Very good tutorial – thanks for sharing.

  4. Shelor says:

    Great quilt and tutorial. Definitely on my to do list!

  5. Cindy Meredith says:

    Lovely quilt. I recently bought a circle tool for my Bernina but haven’t tried it. Does anyone know if this will work for the circles in this quilt?

    • Debbie Ivey says:

      Cindy – I don’t have a Bernina but I think the circle tool is for sewing circles not cutting. This quilt doesn’t require sewing circles but sewing curves. Hopefully someone familiar with Bernina’s will answer definitively.

  6. kathyinmn says:

    Great tutorial! Made one with a coworker last December for her first quilt. Very easy to put together. Suggested she use a decorative stitch (even a zig zag) with colored thread to sew the arcs down. She grew her project from lap to bed sized. So I d say definitely a beginner friendly project! Oh-and she used flannels for her charm squares.

  7. Neat quilt Debbie and perfect for a memory quilt as well — where you use swatches of a loved ones shirts/flannels instead of the charms. I would love to make this — now to find the time! Great instructions too — thanks so much.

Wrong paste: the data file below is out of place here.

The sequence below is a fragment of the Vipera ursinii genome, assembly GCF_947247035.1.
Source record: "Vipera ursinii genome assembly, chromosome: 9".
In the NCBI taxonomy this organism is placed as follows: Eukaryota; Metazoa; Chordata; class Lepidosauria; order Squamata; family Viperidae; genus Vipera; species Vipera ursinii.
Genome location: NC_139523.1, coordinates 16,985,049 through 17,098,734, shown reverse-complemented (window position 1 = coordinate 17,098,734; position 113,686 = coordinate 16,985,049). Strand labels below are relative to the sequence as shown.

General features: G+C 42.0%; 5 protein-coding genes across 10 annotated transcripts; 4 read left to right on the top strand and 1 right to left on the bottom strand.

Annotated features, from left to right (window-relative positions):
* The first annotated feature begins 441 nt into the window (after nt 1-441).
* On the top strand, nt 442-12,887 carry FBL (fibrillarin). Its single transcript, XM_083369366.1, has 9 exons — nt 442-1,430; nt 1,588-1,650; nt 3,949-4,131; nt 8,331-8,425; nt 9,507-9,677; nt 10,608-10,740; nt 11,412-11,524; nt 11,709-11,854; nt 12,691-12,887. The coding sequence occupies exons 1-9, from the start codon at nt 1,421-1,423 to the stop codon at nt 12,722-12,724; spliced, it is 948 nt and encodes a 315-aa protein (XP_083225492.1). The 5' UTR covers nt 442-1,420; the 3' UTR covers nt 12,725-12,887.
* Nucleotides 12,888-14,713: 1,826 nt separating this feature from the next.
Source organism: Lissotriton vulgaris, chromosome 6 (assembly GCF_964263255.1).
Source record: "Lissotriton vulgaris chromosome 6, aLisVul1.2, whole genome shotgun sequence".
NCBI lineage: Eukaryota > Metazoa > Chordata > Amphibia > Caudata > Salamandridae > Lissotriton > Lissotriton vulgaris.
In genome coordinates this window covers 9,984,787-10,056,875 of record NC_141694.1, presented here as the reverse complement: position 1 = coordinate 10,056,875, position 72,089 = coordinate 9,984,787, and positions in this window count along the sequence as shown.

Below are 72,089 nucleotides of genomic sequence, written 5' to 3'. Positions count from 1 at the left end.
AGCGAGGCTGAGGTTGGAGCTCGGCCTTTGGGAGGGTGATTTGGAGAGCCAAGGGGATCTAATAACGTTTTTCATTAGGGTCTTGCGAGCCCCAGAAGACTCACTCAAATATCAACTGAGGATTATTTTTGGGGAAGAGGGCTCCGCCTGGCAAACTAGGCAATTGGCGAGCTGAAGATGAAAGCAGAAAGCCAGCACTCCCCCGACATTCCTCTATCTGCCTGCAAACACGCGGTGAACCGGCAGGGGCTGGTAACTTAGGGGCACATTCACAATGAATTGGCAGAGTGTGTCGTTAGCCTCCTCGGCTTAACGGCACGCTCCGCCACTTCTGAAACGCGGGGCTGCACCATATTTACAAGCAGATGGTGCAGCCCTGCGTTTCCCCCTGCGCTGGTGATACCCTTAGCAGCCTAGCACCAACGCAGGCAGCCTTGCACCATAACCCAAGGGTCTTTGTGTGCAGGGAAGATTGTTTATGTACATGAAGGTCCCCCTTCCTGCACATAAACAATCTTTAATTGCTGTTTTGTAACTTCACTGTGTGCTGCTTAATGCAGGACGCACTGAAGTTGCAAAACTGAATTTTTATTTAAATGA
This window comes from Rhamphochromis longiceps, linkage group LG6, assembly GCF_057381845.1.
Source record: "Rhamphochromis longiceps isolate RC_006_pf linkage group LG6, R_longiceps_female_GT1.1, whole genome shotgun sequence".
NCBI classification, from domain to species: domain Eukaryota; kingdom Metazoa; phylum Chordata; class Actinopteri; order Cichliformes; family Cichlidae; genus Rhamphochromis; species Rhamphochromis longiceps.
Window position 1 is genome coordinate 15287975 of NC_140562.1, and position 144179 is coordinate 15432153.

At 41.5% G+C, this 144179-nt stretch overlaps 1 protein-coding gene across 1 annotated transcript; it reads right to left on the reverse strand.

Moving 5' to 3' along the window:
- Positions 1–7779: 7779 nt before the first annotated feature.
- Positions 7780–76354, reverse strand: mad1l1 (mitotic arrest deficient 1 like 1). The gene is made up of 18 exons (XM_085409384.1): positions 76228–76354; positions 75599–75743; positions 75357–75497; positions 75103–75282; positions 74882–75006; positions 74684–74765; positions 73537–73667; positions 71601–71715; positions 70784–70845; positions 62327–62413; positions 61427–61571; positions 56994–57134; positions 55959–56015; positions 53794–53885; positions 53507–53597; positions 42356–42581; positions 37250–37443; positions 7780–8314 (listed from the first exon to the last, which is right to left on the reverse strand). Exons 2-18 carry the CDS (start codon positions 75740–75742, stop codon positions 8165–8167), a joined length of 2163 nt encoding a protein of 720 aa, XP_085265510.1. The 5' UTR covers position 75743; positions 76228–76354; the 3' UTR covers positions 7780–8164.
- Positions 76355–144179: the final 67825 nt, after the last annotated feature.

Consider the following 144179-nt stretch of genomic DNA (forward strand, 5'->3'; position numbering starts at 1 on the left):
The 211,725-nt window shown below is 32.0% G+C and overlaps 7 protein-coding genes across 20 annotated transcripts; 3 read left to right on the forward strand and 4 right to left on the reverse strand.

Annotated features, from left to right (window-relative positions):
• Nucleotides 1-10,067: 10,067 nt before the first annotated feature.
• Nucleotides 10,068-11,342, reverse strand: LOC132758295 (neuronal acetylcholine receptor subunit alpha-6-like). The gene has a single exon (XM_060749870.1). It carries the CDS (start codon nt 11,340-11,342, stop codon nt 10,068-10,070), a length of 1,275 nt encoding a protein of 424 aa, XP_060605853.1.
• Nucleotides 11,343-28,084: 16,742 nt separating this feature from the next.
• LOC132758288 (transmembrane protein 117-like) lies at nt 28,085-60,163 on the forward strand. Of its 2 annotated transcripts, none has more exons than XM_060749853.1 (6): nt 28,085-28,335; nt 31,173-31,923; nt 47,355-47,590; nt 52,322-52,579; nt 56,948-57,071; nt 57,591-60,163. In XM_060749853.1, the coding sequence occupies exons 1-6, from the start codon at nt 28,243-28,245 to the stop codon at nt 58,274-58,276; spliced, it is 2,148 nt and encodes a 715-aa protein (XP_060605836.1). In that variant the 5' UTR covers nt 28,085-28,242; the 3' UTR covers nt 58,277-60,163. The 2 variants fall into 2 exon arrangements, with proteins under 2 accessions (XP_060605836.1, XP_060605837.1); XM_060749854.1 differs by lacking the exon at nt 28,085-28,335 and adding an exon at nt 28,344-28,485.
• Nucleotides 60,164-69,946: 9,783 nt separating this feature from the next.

8. Pauline Cook says:

    I save the legs from old jeans and needed a new project. This will fit the bill! Thank you.

  9. Georgia Goodlett says:

    What a fun looking project. Thanks so much for sharing.

  10. Carol Bair says:

    Awesome! Need to make this too and have to find the time—I great quilt for guys of all ages….grandpas, dads and boys. Cute, bright colors in the middle would be great for the gals! 🙂

  11. Karen Seitz says:

    I’m so glad to have your great instructions here on the Moda Bake Shop! I’d seen a pattern like this in a magazine, but it would take me forever to go through my stash to find it, and your step-by-step instructions and photos are awesome!

  12. Karen says:

    Awesome quilt for picnics!. Thanks for sharing your project. Your instructions are great! Can’t wait to make one!